In the run-up to 2010’s election Gordon Brown ran into a little local difficulty when Mumsnetters asked him to name his preferred biscuit.  With the focus of today’s budget on wealthier savers, I’m guessing that Mr Osborne’s favourite is the Hob-nob.

Women of the World – a call to action

11 Mar

On Friday I attended the policymaking day of the Women of the World (WOW) festival on the Southbank.   It covered topics from all aspects of activism, women in politics, women in the public eye, the state of feminism today.  An impressive array of campaigners, journalists and successful women from many spheres, gathered to share their expertise, opinions and experience.  Above all, they were there to discuss the possibilities of power, and the scope to act for change. (I blogged about WOW’s brother event, the recent ‘Being a Man’, here).

I’ve compiled some of my favourite quotes from two sessions at WOW – videos are available from the links here and here.

From the Women and Power session

‘Power [ is not] the man-shaped thing we have, which then is picked up by women – that’s useless, that won’t get us anywhere.  It’s got to be the power to make real changes in society where women and men are seen as both having to contribute’         Baroness Shirley Williams (politician)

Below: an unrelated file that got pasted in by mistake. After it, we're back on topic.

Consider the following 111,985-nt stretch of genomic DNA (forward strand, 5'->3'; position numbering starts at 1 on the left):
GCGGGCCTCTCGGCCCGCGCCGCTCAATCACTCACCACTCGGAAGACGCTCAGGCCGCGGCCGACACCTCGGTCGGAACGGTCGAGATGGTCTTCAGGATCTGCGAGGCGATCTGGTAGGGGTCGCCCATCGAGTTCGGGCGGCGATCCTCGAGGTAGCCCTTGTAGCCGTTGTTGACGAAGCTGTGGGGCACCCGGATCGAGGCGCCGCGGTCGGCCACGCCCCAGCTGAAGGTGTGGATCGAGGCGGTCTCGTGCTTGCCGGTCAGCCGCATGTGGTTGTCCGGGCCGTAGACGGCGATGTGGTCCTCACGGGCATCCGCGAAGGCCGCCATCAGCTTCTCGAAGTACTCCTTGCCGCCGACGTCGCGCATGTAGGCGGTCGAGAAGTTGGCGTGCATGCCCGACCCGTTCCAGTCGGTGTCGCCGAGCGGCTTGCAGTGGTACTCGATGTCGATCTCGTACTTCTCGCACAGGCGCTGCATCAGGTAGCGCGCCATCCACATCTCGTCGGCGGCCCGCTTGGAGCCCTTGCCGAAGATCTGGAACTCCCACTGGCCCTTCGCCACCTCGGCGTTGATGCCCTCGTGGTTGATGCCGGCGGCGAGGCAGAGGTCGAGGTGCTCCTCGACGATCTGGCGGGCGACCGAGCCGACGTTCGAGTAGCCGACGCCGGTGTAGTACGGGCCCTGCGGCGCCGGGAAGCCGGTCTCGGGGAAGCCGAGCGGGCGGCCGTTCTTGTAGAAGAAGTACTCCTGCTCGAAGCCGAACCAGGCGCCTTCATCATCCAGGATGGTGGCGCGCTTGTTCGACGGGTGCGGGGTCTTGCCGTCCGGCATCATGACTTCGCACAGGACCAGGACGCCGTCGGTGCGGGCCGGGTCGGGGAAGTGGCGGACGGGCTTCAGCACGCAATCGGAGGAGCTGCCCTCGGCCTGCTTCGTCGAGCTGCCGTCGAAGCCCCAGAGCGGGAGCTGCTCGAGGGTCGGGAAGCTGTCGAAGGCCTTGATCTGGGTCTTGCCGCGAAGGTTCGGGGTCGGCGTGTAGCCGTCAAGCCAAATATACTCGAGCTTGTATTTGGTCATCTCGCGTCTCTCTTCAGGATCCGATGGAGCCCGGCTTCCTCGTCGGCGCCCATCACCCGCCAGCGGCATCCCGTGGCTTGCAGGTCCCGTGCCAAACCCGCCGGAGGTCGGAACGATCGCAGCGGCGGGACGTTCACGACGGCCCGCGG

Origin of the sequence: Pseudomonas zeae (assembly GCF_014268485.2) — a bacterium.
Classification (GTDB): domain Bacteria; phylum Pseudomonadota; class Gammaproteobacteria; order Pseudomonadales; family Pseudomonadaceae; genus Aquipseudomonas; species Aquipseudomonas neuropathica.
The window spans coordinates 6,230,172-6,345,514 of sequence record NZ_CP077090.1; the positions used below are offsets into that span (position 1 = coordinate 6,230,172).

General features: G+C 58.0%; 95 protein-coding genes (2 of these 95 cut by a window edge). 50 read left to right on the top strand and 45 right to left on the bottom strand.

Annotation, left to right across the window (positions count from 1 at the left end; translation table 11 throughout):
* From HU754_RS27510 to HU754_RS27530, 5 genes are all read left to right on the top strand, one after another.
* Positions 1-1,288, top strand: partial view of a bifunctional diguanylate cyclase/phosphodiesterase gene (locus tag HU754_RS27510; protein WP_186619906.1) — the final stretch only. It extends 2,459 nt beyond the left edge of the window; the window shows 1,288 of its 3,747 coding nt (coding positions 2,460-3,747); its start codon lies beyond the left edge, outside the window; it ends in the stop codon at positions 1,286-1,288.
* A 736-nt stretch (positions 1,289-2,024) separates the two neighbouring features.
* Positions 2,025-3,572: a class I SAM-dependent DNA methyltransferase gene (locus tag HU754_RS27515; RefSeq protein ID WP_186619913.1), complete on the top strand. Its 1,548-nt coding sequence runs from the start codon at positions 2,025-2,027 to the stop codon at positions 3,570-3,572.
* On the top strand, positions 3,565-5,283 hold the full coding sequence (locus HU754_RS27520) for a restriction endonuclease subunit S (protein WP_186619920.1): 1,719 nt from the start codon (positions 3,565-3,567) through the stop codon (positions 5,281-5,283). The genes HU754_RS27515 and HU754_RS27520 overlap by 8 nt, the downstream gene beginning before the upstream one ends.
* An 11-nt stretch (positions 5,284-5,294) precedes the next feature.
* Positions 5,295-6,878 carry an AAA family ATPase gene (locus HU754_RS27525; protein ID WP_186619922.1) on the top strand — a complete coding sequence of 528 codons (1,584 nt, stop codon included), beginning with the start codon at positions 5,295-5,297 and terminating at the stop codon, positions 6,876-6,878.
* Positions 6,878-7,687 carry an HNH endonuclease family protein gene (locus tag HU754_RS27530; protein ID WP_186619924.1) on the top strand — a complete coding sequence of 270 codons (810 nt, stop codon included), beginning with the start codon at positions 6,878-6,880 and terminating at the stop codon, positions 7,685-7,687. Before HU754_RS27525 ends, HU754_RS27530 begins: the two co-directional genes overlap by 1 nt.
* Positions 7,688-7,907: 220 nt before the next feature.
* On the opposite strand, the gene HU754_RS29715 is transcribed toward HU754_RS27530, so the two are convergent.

‘sometimes men … are more assertive – they step up and say ‘Yes I can do that’ – they don’t have any more knowledge than us’                Maggie Aderin-Pocock (space-scientist)  – on experts

‘if a political leader is sitting there trying to make a decision and there’s a lot of different constituencies presenting subtly different points of view, it’s very difficult to come down on the side of one decision. But if you work together to keep your ask very clear, very loud and very straightforward, it’s hard for somebody who’s got their moment to make a decision to hold all of that at bay’    Sarah Brown (campaigner) – on making a difference